Shane Larkin makes most of short stop in Boston

WALTHAM, Mass. -- Boston Celtics coach Doc Rivers has always been brutally honest with his advice for Shane Larkin. Like the time after Rivers' son, Austin, defeated Larkin's high school squad in a Florida state championship hoops battle.

"Doc saw me after the game and said, 'Great game. Just keep doing what you’re doing. I’m glad my son beat you, but at the same time, you’re a great player, you’re going to do great things,'" said Larkin, smiling as he recalled the slightly backhanded compliment in a losing effort. "I have a great relationship with [Doc]. If there’s a chance of being able to play for him in the NBA, that’s just like a dream."

As Orlando residents, Larkin has known Rivers for the better part of a decade, dating back to when he and Austin were teammates on a 9-year-old AAU All-Star team in the early 2000s. The pair soon became the Larry and Magic of local high school hoops, meeting in two state title clashes (Austin's Winter Park twice bested Larkin's Dr. Phillips). The two would even cross paths again in college -- both wearing No. 0 at that level -- in a Duke-Miami showdown two seasons ago. Could coach Rivers' familiarity with Larkin convince the Celtics to consider Larkin with the 16th overall pick in next month's draft?

Larkin was the top-ranked guard of the eight backcourt players the Celtics auditioned over two days of pre-draft workouts at their training facility last week. Larkin is currently ranked the 19th best player (and fourth best point guard) on's Top 100 draft board, and is pegged as a mid first-round pick.

The 5-foot-11 Larkin is undersized, but he has showcased speed (producing the fastest ¾ court sprint at this month's draft combine) and leaping ability (posting the second-highest max vertical ever at 44 inches; he thanks his dancing mother for his hops). But that's not his only athletic pedigree -- his father is 12-time MLB All-Star and Hall of Fame shortstop Barry Larkin, while his uncles were stars on both the hardwood and gridiron -- and there's obvious intrigue in his game giving just his bloodlines.

Boston was Larkin's first stop on a workout shuttle that was scheduled to also take him to Milwaukee, Utah, and Phoenix while hoping to better his draft standing.

"I just need to come in here and show how athletic I am, show that I can defend and show that I’m willing to work," said Larkin. "I’m an undersized guy, so I have to work harder than everybody else. Just go out there and show them those things that's what is going to help me play in the NBA.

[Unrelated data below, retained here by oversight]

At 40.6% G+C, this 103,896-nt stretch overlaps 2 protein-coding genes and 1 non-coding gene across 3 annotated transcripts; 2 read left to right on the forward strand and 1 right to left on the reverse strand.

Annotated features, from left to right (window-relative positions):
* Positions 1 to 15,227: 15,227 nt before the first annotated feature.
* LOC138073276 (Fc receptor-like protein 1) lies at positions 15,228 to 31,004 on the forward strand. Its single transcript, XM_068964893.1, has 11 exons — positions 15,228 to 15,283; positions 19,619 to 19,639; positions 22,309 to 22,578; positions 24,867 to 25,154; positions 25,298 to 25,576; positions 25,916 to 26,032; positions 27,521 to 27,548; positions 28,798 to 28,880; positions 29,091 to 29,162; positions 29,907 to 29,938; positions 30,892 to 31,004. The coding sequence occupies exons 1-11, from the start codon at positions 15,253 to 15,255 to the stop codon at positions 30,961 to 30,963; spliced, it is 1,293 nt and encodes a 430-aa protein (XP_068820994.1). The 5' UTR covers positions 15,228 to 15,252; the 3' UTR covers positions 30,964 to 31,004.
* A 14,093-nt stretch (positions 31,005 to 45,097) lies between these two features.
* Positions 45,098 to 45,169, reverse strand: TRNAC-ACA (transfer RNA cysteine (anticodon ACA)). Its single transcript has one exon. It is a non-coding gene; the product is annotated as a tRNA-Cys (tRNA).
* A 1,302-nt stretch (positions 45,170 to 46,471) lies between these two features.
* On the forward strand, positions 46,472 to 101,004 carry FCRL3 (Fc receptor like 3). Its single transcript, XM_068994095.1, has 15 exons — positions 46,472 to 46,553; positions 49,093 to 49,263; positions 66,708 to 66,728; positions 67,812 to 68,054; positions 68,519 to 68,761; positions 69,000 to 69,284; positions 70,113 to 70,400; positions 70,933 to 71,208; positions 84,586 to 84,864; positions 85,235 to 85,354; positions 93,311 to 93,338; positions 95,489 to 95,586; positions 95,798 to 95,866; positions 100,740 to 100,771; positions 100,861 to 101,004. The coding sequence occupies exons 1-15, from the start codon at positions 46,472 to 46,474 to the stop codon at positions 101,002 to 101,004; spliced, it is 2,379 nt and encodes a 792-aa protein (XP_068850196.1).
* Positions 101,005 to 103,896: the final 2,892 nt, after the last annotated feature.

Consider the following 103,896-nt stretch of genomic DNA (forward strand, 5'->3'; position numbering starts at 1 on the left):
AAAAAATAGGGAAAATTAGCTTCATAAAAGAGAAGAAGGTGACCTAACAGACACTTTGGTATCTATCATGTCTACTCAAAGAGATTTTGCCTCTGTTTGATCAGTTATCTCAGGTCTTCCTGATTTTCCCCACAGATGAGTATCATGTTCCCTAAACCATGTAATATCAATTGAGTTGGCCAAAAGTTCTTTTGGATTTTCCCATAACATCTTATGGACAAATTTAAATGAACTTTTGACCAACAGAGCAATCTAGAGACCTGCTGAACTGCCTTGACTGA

"It’s a great learning process. It’s great to know what people doubt about you so you can go in there and work as hard at that, so when they watch you play, you try to show them that even though they’re doubting it and they don’t think you can do it, you go out there and show them that you can. It’s been a great process. As a kid, you always dream about playing in the NBA. This is a dream. I’m living my dream."

If you've heard of Larkin, you've probably heard the often-relayed story about how basketball ended up as his sport of choice. After shadowing his father at Cincinnati Reds camp as a kid and learning how to hit from Hall of Famers like Pete Rose and Tony Perez, a YMCA coach questioned 8-year-old Larkin's stance, sending him into a season-long funk, and Larkin hasn't played the sport in organized format since then. He flirted with football (his uncle Mike played at Notre Dame), but a gridiron injury his freshman year of high school forced him to miss time in basketball and that downtime only confirmed his love for hoops.

Like Austin leans on his NBA-tested father, Larkin has a family support system as he embarks on his pro career.

"My uncle [Mike] has been more hands on, but my Dad has pretty much been my Dad and has supported me through everything," he said. "If I had a bad workout somewhere, I’d call him. He’d be like, ‘Just brush it off. There’s going to be another workout another day. It’s just another workout.' He’s just been really supportive throughout the process."

Larkin felt right at home in Boston. Not only did he cross paths with Rivers, but Jay Larranaga -- son of Miami coach, Jim Larranaga -- helmed the pre-draft workouts and the up-close look only confirmed what his eyes saw watching Hurricanes games.

"I’ve seen him a lot," said Larranaga. "For me, I think he showed the things I’ve watched over the last two years in playing for my father. I know what [general manager] Danny [Ainge] has seen, I’m sure he’s seen him a lot as well. Shane, I thought he did what he normally does. He’s a very athletic, unselfish, tough player."

With Rajon Rondo set to return from ACL surgery this season, Larkin knows he'd be deep on the depth chart his rookie season if he were swooped up by Boston. He's fine with that possibility.

"As a rookie, you’ve got to come in and you’ve got to earn everything," he said. "So coming in and having an opportunity to play behind Rajon Rondo, that can’t be a bad thing. I mean, the minutes aren’t going to be there immediately, but learning everything you can from Rondo -- he’s one of the better point guards in the NBA, an All-Star every year – it’s just going to help me become a better player. Going up against him every day in practice is going to make you better. Having an opportunity to play against someone like that would be a great experience, especially as a rookie."

And, of course, there would be the opportunity for plenty more advice from Rivers.

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